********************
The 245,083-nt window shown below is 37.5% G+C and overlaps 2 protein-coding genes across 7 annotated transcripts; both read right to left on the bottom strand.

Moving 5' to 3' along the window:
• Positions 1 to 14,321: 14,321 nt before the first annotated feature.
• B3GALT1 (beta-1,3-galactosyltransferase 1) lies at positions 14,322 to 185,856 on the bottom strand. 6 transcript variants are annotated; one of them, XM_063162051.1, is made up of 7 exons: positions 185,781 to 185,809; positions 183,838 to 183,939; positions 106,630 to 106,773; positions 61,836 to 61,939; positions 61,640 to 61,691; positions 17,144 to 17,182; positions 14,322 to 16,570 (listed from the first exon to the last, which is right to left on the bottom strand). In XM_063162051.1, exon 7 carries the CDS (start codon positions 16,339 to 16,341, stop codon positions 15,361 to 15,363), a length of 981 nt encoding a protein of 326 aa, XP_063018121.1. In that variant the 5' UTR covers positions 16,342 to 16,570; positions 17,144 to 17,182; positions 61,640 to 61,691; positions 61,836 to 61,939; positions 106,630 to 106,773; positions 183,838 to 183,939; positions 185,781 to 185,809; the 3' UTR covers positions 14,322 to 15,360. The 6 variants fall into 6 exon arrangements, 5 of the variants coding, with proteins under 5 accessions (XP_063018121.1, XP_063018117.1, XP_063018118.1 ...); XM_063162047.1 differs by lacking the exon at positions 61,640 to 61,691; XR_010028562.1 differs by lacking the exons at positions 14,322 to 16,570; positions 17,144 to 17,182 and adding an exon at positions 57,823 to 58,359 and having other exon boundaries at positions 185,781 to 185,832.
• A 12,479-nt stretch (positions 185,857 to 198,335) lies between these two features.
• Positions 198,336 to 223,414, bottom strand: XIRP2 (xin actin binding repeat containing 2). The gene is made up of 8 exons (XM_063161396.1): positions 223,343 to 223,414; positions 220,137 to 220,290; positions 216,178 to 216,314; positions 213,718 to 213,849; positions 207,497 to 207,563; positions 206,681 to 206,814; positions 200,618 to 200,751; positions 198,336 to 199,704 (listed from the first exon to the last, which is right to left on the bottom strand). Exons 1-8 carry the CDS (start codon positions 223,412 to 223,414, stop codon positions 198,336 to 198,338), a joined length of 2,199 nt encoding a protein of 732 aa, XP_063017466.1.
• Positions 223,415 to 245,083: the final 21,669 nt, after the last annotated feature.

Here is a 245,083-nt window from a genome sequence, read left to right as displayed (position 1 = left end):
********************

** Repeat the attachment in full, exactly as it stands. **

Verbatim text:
The 245,083-nt window shown below is 37.5% G+C and overlaps 2 protein-coding genes across 7 annotated transcripts; both read right to left on the bottom strand.

Moving 5' to 3' along the window:
• Positions 1 to 14,321: 14,321 nt before the first annotated feature.
• B3GALT1 (beta-1,3-galactosyltransferase 1) lies at positions 14,322 to 185,856 on the bottom strand. 6 transcript variants are annotated; one of them, XM_063162051.1, is made up of 7 exons: positions 185,781 to 185,809; positions 183,838 to 183,939; positions 106,630 to 106,773; positions 61,836 to 61,939; positions 61,640 to 61,691; positions 17,144 to 17,182; positions 14,322 to 16,570 (listed from the first exon to the last, which is right to left on the bottom strand). In XM_063162051.1, exon 7 carries the CDS (start codon positions 16,339 to 16,341, stop codon positions 15,361 to 15,363), a length of 981 nt encoding a protein of 326 aa, XP_063018121.1. In that variant the 5' UTR covers positions 16,342 to 16,570; positions 17,144 to 17,182; positions 61,640 to 61,691; positions 61,836 to 61,939; positions 106,630 to 106,773; positions 183,838 to 183,939; positions 185,781 to 185,809; the 3' UTR covers positions 14,322 to 15,360. The 6 variants fall into 6 exon arrangements, 5 of the variants coding, with proteins under 5 accessions (XP_063018121.1, XP_063018117.1, XP_063018118.1 ...); XM_063162047.1 differs by lacking the exon at positions 61,640 to 61,691; XR_010028562.1 differs by lacking the exons at positions 14,322 to 16,570; positions 17,144 to 17,182 and adding an exon at positions 57,823 to 58,359 and having other exon boundaries at positions 185,781 to 185,832.
• A 12,479-nt stretch (positions 185,857 to 198,335) lies between these two features.
• Positions 198,336 to 223,414, bottom strand: XIRP2 (xin actin binding repeat containing 2). The gene is made up of 8 exons (XM_063161396.1): positions 223,343 to 223,414; positions 220,137 to 220,290; positions 216,178 to 216,314; positions 213,718 to 213,849; positions 207,497 to 207,563; positions 206,681 to 206,814; positions 200,618 to 200,751; positions 198,336 to 199,704 (listed from the first exon to the last, which is right to left on the bottom strand). Exons 1-8 carry the CDS (start codon positions 223,412 to 223,414, stop codon positions 198,336 to 198,338), a joined length of 2,199 nt encoding a protein of 732 aa, XP_063017466.1.
• Positions 223,415 to 245,083: the final 21,669 nt, after the last annotated feature.

Here is a 245,083-nt window from a genome sequence, read left to right as displayed (position 1 = left end):